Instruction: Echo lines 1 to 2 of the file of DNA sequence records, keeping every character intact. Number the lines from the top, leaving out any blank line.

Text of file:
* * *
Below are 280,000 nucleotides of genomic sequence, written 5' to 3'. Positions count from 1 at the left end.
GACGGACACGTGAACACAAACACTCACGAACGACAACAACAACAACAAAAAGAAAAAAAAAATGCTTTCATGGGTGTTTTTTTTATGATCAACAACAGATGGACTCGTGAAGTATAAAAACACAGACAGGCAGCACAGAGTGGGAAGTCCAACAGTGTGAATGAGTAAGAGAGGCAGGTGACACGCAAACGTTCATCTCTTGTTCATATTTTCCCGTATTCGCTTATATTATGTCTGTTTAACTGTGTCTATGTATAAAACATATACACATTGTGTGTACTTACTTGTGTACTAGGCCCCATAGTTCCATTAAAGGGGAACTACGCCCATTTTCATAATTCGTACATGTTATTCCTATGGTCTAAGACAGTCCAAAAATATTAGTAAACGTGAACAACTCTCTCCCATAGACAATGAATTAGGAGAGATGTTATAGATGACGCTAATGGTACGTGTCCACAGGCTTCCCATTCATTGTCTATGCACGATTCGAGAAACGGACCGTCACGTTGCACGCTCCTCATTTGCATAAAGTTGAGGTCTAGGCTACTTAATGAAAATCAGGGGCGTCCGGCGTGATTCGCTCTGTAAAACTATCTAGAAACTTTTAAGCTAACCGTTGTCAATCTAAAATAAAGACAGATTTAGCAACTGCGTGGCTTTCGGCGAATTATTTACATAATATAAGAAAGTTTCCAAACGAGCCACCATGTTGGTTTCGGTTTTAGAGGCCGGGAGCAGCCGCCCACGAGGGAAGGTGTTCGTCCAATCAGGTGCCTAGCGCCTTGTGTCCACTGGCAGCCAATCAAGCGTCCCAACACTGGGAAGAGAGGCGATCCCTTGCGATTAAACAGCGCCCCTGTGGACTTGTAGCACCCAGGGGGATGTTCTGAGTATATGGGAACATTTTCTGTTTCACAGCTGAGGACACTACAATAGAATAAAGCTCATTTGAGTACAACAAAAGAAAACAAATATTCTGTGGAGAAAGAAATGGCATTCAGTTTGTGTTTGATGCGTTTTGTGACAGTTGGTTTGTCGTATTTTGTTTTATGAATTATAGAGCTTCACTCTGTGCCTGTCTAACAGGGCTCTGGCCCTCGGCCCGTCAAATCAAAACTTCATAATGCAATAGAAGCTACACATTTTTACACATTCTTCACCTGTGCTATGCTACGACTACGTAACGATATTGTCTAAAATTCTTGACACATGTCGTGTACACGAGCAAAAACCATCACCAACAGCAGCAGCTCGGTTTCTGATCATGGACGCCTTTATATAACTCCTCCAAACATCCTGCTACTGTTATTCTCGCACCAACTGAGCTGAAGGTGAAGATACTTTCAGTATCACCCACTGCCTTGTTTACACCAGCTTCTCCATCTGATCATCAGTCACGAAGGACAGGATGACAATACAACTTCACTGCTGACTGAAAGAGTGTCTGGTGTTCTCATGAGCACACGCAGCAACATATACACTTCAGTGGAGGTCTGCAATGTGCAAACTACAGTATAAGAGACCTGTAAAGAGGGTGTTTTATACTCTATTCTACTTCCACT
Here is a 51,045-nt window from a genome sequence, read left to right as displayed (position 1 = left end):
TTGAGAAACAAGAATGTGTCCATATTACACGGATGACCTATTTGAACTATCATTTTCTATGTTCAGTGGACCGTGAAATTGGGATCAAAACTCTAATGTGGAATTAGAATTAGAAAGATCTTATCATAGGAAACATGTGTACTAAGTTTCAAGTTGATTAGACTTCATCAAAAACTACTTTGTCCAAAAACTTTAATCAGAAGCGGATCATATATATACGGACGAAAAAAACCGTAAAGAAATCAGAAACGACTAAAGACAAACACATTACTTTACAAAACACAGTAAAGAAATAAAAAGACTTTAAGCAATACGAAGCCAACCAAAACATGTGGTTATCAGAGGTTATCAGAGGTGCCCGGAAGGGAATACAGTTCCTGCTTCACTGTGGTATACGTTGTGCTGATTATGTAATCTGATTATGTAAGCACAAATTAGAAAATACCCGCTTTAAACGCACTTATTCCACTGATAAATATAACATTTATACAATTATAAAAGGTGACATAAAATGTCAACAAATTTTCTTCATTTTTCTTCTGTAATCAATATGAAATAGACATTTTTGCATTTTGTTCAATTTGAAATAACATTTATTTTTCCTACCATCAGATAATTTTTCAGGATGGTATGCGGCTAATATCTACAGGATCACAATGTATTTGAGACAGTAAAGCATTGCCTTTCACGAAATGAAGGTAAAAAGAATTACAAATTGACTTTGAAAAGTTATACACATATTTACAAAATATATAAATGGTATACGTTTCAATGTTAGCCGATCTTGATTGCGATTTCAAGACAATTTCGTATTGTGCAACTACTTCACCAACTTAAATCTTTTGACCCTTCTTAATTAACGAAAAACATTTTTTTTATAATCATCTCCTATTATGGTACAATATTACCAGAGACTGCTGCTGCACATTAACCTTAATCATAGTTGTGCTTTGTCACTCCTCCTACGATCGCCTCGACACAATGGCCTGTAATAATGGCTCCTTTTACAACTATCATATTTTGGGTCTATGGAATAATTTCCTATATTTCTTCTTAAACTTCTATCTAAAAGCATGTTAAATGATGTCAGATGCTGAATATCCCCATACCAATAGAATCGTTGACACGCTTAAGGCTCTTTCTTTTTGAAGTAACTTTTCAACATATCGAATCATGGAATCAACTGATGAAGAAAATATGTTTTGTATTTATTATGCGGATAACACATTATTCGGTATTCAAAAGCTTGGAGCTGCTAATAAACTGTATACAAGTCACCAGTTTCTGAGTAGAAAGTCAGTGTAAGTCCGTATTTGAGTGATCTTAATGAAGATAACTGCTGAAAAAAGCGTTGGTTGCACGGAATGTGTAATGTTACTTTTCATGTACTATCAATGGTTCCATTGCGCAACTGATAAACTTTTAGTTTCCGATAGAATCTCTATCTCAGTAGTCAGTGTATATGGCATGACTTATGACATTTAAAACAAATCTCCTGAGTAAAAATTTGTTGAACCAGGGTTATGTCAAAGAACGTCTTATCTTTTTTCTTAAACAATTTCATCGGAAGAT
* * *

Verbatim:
Below are 280,000 nucleotides of genomic sequence, written 5' to 3'. Positions count from 1 at the left end.
GACGGACACGTGAACACAAACACTCACGAACGACAACAACAACAACAAAAAGAAAAAAAAAATGCTTTCATGGGTGTTTTTTTTATGATCAACAACAGATGGACTCGTGAAGTATAAAAACACAGACAGGCAGCACAGAGTGGGAAGTCCAACAGTGTGAATGAGTAAGAGAGGCAGGTGACACGCAAACGTTCATCTCTTGTTCATATTTTCCCGTATTCGCTTATATTATGTCTGTTTAACTGTGTCTATGTATAAAACATATACACATTGTGTGTACTTACTTGTGTACTAGGCCCCATAGTTCCATTAAAGGGGAACTACGCCCATTTTCATAATTCGTACATGTTATTCCTATGGTCTAAGACAGTCCAAAAATATTAGTAAACGTGAACAACTCTCTCCCATAGACAATGAATTAGGAGAGATGTTATAGATGACGCTAATGGTACGTGTCCACAGGCTTCCCATTCATTGTCTATGCACGATTCGAGAAACGGACCGTCACGTTGCACGCTCCTCATTTGCATAAAGTTGAGGTCTAGGCTACTTAATGAAAATCAGGGGCGTCCGGCGTGATTCGCTCTGTAAAACTATCTAGAAACTTTTAAGCTAACCGTTGTCAATCTAAAATAAAGACAGATTTAGCAACTGCGTGGCTTTCGGCGAATTATTTACATAATATAAGAAAGTTTCCAAACGAGCCACCATGTTGGTTTCGGTTTTAGAGGCCGGGAGCAGCCGCCCACGAGGGAAGGTGTTCGTCCAATCAGGTGCCTAGCGCCTTGTGTCCACTGGCAGCCAATCAAGCGTCCCAACACTGGGAAGAGAGGCGATCCCTTGCGATTAAACAGCGCCCCTGTGGACTTGTAGCACCCAGGGGGATGTTCTGAGTATATGGGAACATTTTCTGTTTCACAGCTGAGGACACTACAATAGAATAAAGCTCATTTGAGTACAACAAAAGAAAACAAATATTCTGTGGAGAAAGAAATGGCATTCAGTTTGTGTTTGATGCGTTTTGTGACAGTTGGTTTGTCGTATTTTGTTTTATGAATTATAGAGCTTCACTCTGTGCCTGTCTAACAGGGCTCTGGCCCTCGGCCCGTCAAATCAAAACTTCATAATGCAATAGAAGCTACACATTTTTACACATTCTTCACCTGTGCTATGCTACGACTACGTAACGATATTGTCTAAAATTCTTGACACATGTCGTGTACACGAGCAAAAACCATCACCAACAGCAGCAGCTCGGTTTCTGATCATGGACGCCTTTATATAACTCCTCCAAACATCCTGCTACTGTTATTCTCGCACCAACTGAGCTGAAGGTGAAGATACTTTCAGTATCACCCACTGCCTTGTTTACACCAGCTTCTCCATCTGATCATCAGTCACGAAGGACAGGATGACAATACAACTTCACTGCTGACTGAAAGAGTGTCTGGTGTTCTCATGAGCACACGCAGCAACATATACACTTCAGTGGAGGTCTGCAATGTGCAAACTACAGTATAAGAGACCTGTAAAGAGGGTGTTTTATACTCTATTCTACTTCCACT